Last week’s AL Daily linked to a story giving a very favorable impression of the ALA during World War I. It’s a brief outline of the organized efforts by the ALA to provide American soldiers with wartime reading.
It’s all true, of course, and the ALA was responsible for getting millions of books and magazines into the hands of soldiers, but something bothered me about the upbeat ending: “The Armistice ending the Great War was signed on November 11, 1918, but in the end, I think we can confidently say ‘Knowledge Wins.’”
Something nagged at me, but it took a while for me to remember what. Then I recalled a book I’d forgotten I’d even read: An Active Instrument for Propaganda : the American Public Library during World War I, by Wayne Wiegand.
That book tells a slightly less upbeat story about the role of public libraries during World War I, and, as one reviewer puts it, “the picture that emerges is not a proud chapter in American library history.”
Librarians did indeed send books to soldiers, but they wanted to send wholesome books. Wiegand notes that “contemporary literary convention considered pornographic authors such as Zola, Daudet, and De Maupassant.” Not that there were probably a lot of soldiers who wanted to read Zola or Daudet, but those that did would have been out of luck.
And then there’s the censorship, lots and lots of censorship. Much of this was actual censorship, with the government actively suppressing German or pro-German literature and librarians leaping in to help them. All over the country librarians were removing books that didn’t seem patriotic enough.
Books from libraries were burned, and rarely a librarian would protest. Heck, one librarian who didn’t want to buy war bonds was fired.
One rare hero was John Cotton Dana, librarian of the Newark Public Library. When one busybody identified a number of books she wanted removed from the library for not being patriotic enough, Dana responded, “Liberty of thought can only be maintained by those who have free access to opinion.” That’s because Dana was just amazing all round.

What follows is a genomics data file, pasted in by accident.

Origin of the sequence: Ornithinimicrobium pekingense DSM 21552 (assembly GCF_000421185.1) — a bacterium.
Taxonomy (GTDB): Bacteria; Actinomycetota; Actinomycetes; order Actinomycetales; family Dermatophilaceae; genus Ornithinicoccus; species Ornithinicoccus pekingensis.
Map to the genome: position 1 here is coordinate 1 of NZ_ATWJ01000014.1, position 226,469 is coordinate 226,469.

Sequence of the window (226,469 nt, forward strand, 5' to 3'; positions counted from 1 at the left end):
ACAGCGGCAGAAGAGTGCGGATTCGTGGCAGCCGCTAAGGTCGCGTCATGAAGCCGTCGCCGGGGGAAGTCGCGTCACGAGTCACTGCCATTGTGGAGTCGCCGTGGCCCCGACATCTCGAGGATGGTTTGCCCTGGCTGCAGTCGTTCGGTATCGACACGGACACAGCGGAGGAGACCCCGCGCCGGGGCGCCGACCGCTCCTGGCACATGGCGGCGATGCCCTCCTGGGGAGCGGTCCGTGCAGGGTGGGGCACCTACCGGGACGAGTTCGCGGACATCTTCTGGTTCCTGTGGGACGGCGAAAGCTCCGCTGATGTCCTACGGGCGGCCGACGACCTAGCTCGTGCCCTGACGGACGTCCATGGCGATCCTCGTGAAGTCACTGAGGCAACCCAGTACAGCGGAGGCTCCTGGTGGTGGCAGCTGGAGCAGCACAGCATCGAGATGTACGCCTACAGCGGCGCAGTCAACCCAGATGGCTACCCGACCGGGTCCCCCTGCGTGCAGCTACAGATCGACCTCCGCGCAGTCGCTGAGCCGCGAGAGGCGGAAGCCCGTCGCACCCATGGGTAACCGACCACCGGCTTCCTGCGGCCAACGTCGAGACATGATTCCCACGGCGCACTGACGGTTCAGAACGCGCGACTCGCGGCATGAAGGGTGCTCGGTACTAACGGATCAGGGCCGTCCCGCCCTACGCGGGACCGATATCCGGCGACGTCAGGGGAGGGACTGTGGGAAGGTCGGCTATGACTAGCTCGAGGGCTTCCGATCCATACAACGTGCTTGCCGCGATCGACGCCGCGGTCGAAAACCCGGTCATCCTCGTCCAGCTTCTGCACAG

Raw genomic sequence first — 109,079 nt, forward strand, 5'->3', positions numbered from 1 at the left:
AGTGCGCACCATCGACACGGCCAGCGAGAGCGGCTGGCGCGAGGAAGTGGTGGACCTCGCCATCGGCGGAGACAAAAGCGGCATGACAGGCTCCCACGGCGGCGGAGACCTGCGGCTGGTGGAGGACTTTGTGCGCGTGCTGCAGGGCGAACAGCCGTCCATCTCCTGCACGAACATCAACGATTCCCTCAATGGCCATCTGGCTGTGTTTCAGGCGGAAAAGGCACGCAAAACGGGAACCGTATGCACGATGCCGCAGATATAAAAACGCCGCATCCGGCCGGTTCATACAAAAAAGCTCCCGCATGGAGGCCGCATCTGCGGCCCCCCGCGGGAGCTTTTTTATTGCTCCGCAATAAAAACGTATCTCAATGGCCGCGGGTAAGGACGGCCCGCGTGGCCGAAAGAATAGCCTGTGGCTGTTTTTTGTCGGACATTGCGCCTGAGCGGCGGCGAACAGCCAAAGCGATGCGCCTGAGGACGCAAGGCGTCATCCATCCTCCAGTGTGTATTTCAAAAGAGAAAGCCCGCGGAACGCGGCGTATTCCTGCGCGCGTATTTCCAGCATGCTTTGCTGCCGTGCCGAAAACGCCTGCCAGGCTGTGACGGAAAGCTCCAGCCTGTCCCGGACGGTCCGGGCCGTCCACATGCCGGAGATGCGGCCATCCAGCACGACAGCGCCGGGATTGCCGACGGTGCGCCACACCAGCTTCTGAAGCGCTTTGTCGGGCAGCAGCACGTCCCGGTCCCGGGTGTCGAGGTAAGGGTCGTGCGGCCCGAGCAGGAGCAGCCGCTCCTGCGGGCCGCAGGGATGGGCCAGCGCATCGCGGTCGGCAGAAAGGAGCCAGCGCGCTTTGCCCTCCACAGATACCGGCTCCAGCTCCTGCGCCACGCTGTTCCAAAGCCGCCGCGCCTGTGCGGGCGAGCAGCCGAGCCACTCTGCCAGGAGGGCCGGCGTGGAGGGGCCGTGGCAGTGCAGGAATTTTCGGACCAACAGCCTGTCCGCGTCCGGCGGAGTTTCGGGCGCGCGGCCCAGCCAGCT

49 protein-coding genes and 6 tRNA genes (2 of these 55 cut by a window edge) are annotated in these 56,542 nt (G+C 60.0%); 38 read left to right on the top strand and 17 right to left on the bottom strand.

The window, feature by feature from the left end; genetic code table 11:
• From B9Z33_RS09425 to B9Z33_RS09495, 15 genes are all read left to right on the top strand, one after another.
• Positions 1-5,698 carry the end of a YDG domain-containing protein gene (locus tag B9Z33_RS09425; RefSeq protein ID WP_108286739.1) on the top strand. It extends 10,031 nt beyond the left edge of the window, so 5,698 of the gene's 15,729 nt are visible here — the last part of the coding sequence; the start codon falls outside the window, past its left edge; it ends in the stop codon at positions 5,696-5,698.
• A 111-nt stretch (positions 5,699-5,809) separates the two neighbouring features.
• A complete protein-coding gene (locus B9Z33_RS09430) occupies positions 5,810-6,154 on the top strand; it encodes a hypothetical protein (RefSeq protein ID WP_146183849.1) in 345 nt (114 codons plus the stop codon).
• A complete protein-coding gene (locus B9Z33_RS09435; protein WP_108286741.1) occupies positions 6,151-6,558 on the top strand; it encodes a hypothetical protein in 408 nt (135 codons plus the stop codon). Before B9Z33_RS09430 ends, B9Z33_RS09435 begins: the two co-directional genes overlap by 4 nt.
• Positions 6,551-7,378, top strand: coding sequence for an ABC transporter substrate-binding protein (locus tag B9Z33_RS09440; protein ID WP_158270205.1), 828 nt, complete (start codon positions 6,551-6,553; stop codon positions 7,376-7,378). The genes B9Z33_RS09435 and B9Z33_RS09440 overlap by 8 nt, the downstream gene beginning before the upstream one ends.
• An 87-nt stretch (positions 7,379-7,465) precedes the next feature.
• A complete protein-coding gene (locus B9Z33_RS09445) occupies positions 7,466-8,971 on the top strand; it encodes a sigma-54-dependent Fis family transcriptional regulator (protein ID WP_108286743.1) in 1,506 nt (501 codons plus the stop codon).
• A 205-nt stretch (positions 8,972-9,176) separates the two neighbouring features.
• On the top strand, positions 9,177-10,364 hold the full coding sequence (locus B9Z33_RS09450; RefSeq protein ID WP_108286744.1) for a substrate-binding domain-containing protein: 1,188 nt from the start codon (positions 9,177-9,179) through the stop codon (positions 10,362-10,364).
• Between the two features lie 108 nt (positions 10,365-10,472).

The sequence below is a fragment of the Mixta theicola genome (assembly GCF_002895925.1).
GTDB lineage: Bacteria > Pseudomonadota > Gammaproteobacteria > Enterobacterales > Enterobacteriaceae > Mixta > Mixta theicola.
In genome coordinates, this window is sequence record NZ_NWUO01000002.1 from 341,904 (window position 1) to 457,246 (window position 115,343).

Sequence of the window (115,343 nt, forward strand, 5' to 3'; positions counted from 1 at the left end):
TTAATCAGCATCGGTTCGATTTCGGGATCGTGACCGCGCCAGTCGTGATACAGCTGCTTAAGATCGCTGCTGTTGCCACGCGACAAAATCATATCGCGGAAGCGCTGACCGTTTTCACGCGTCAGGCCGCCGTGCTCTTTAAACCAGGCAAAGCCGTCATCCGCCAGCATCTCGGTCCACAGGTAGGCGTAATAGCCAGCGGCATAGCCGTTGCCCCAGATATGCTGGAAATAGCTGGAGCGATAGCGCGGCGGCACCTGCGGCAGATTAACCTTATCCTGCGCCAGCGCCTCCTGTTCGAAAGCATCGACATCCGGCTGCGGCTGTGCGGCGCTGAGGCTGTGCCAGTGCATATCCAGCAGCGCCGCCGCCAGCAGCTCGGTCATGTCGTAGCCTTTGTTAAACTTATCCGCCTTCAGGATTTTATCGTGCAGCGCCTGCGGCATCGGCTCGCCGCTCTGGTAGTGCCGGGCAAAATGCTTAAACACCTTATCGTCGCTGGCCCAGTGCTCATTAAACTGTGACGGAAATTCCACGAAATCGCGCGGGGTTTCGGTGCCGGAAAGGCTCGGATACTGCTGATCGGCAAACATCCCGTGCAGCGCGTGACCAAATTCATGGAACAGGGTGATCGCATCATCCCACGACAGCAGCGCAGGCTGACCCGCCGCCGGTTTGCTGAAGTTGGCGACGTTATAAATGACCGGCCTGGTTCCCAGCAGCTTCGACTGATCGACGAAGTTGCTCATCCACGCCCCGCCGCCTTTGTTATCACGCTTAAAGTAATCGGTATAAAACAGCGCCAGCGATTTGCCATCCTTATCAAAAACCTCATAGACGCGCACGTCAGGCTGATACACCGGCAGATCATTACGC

There was also a shift in attitudes towards immigrants, of which there were a lot before the war. Before WWI, libraries had purchased material the immigrants could read. During WWI, the goal shifted to Americanization of the immigrants, especially, one assumes, those shifty German-Americans.
While it’s fine to celebrate the good actions of libraries and the ALA, and getting books to soldiers is a good thing, it’s also important to remember the dark times. In this case, the dark times actually preceded a complete change in public library values from “patriotic” suppression of books to the intellectual freedom libraries support today.
It wasn’t until 1939 that the ALA produced a “library bill of rights.” While there were early stalwarts like Dana, it wasn’t until WWII and after that librarians really began championing intellectual freedom as a library value. During WWI they were too busy championing government propaganda.
It’s hard to imagine libraries being quite so jingoistic today. I make fun of the OIF sometimes because some librarians still have the mentality that they’re fighting the sort of censorship that doesn’t really exist anymore, but it sure existed then. Some rube wanting to get rid of gay penguin books in the public library isn’t the same as the government actively censoring books and newspapers and citizens burning books from the library because of “patriotism.”
The fact that censorship of non-government documents is just about dead might explain the other value librarians have been championing in recent years: privacy.
Today, the problem isn’t censorship. Anyone can publish anything they like, as long as they don’t mind the NSA reading it. Fortunately, censorship is more or less dead. Unfortunately, privacy is as well.
I don’t see what libraries can effectively do about it, but at least they’re on the right side of the debate, unlike back in WWI.